14 North Audley Street, Mayfair, London, W1K 6WE
VISIT DATE: Mon 05th Nov 11h50
The GrEAT British “Greasy Spoon Restaurant” (as their chalkbroud proudly announces) is a new informal restaurant from George Hammer, and Tony Zoccola (owner of East Dulwich Deli).
Amazingly, this GrEAT British does actually achieve the feel of a posh ‘greasy spoon’. The signs offering “doorsteps – bacon and egg” and the 07h00 opening time reinforce that vibe. The staff are dressed in traditional white waiter’s jackets and once you step past the counter, it looks like you’ve been teleported to the set of ‘Downton Abbey’.
The restaurant is next to the Commonwealth Church on North Audley Street. Ilvars (who appeared to be running the front of house) explained that the venue was once part of the church itself. I guess it was was a rather large cloakroom or changing area as there is a redundant series of coat hooks lining one wall. The venue is long and ‘none-too-wide’ but visually divided into three, a front dining area and deli, a smaller dining area and a further (potentially) private dining room at the end.
GrEAT British describes itself as “open from 7am for bacon butties, grilled kippers and the Full English through to dinner, where diners can enjoy classic British dishes including Wood pigeon salad with chicory and raisin slaw, Treacle cured suckling pig with “apples and pears” and Maize Farm Longhorn rib eye steak, Pickering watercress and crunchy duck egg.”. However there was a little confusion on the timing of the Full English as two diners came in and were initially told that breakfast wasn’t served at lunchtime.
Everything on the menu hits the bullseye of what stereotypical English food should be, including “pot roast chicken”, “pork belly” and “black pudding”. I ordered the “Kedgeree, quails eggs, Suffolk smoked haddock” and the “Roast Suffolk lamb, Cumbrian bacon and Lancashire Hotpot”
When one mentions the word ‘Kedgeree’ I imagine a hearty mixture of colonial mix of smoked haddock, rice and boiled eggs seasoned with curry powder and parsley. This dish was more accurately described as “de-constructed kedgeree” as it appears as 3 arancini-style rice balls topped with smoked haddock and a halved soft boiled quail’s egg on the side. Interesting interpretation, beautifully presented and nicely done but I think I would’ve preferred a traditional kedgeree.
The hotpot was excellent. Served in a scolding hot mini cast iron casserole dish it was presented with an arrangement of lamb slices on the side and an unexpected small slice of kidney balanced upon a mound of sweet red cabbage. The hotpot was full of flavour, the consistency of the potatoes fantastic. (I often find hot pots with dried out remnants on potato!) Great sized portion for one too.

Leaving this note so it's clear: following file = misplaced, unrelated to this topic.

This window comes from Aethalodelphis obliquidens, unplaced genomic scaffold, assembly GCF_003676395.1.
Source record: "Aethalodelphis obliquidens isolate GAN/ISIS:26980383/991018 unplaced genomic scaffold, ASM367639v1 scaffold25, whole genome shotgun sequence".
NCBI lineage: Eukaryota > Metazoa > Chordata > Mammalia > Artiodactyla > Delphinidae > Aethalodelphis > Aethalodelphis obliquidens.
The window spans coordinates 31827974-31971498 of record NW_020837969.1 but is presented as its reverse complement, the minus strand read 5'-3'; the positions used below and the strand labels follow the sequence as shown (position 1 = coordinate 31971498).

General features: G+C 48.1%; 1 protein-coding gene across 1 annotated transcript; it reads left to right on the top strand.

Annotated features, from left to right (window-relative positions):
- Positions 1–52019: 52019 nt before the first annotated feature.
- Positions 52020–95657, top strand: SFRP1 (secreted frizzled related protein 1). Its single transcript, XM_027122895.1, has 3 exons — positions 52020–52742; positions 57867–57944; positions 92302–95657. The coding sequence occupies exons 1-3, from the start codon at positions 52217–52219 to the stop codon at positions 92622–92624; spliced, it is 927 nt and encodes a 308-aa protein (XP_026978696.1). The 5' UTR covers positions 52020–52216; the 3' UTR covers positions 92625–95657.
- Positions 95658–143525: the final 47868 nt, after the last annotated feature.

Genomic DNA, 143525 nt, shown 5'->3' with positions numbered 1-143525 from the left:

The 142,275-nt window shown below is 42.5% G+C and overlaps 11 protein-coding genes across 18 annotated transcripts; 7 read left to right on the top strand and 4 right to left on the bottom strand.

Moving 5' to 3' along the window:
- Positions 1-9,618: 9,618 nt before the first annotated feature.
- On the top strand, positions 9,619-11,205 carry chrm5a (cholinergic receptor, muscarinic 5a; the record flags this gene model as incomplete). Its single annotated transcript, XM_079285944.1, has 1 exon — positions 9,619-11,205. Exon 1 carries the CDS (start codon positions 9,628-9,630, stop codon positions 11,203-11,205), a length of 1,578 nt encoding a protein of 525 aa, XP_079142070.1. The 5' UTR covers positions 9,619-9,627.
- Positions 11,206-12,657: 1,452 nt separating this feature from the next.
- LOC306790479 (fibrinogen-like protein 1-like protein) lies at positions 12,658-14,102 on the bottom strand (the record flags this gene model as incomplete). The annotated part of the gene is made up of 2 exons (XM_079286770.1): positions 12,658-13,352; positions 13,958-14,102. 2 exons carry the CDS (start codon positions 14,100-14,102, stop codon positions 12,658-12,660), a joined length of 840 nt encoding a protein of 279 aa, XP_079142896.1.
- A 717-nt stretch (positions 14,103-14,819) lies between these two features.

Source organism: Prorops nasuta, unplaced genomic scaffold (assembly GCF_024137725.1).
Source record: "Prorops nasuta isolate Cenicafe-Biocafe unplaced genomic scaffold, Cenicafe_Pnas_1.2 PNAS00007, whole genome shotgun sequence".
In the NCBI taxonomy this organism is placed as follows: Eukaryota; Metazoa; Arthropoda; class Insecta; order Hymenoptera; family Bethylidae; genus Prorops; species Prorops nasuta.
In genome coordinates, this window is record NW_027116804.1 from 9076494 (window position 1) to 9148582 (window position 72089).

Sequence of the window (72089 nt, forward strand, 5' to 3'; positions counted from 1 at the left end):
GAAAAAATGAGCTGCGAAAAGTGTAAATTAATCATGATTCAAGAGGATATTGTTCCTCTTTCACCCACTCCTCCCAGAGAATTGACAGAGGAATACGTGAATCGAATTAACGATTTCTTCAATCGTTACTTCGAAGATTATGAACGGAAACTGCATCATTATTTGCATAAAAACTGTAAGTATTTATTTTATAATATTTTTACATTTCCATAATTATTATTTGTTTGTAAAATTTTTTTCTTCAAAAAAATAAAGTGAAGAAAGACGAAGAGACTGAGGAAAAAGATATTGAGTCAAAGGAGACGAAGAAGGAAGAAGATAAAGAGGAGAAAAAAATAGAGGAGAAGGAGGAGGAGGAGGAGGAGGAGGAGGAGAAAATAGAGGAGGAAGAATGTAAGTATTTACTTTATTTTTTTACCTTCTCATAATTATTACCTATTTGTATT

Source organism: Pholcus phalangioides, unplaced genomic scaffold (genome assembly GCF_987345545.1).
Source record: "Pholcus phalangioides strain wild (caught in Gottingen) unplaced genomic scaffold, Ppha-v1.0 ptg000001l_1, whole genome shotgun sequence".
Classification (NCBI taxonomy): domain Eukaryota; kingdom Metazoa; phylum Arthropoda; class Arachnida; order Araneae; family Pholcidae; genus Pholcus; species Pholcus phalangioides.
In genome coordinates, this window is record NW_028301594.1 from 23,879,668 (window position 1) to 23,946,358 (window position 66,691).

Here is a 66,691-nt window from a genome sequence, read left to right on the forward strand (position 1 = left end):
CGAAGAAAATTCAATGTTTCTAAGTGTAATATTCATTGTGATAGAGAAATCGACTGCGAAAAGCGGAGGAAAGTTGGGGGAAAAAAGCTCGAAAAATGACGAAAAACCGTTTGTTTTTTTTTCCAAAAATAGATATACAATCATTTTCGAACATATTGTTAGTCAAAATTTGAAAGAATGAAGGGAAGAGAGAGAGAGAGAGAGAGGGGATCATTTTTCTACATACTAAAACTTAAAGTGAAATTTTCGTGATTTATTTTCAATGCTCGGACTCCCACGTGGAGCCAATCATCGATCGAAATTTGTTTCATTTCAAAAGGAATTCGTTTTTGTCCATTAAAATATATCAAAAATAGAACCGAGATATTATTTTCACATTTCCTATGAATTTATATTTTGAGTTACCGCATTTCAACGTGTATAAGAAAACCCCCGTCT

Dessert is never mandatory for me. I only have it if I see something that catches my eye. Since everything was quite rustic I was curious to know how GrEAT British would present a traditional sounding “Granny Smith Apple & Blackberry Crumble with “proper” custard”. (I did ask what a “proper” custard would be, but I didn’t get a definitive response). Served in a mini hot skillet it was a lovely chunky crumble with a consistency of a luxury muesli. The blackcurrants were nicely soft and apples baked but still retaining some crisp bite.
Constructive criticism is quite minor for a relatively new venue. Firstly, the table for two nearest the deli is quite awkwardly placed. I found it quite challenging to squeeze past the gentleman sat there. He also didn’t look too impressed when the waitress (politely) asked him to stand up as the space wasn’t wide enough for her to pass by with a delivery trolley.
The “Kedgeree, quails eggs, Suffolk smoked haddock” was a little misleading, although a nice dish I would expect kedgeree to be more traditional. Additionally, I feel that if one describes “quail’s eggs” in the plural you should get more than one!
WORTH VISITING NOW?
After at least a week of ‘soft opening’ GrEAT British is now out of it’s soft launch phase, (and no more 50% off food). Maybe it shouldn’t be as workmen were still in the venue so they weren’t able to provide the enticing sounding doorstep sandwiches or anything else from the counter service. They did explain full counter service would resume the next day but I would wait until next week before visiting. I expect all will be ‘bedded-in’ by then.
Take note, the venue was already attracting repeat customers from the previous week during my lunch visit. Both the table next and opposite me had come back bringing a friend. A good early sign for any new venue!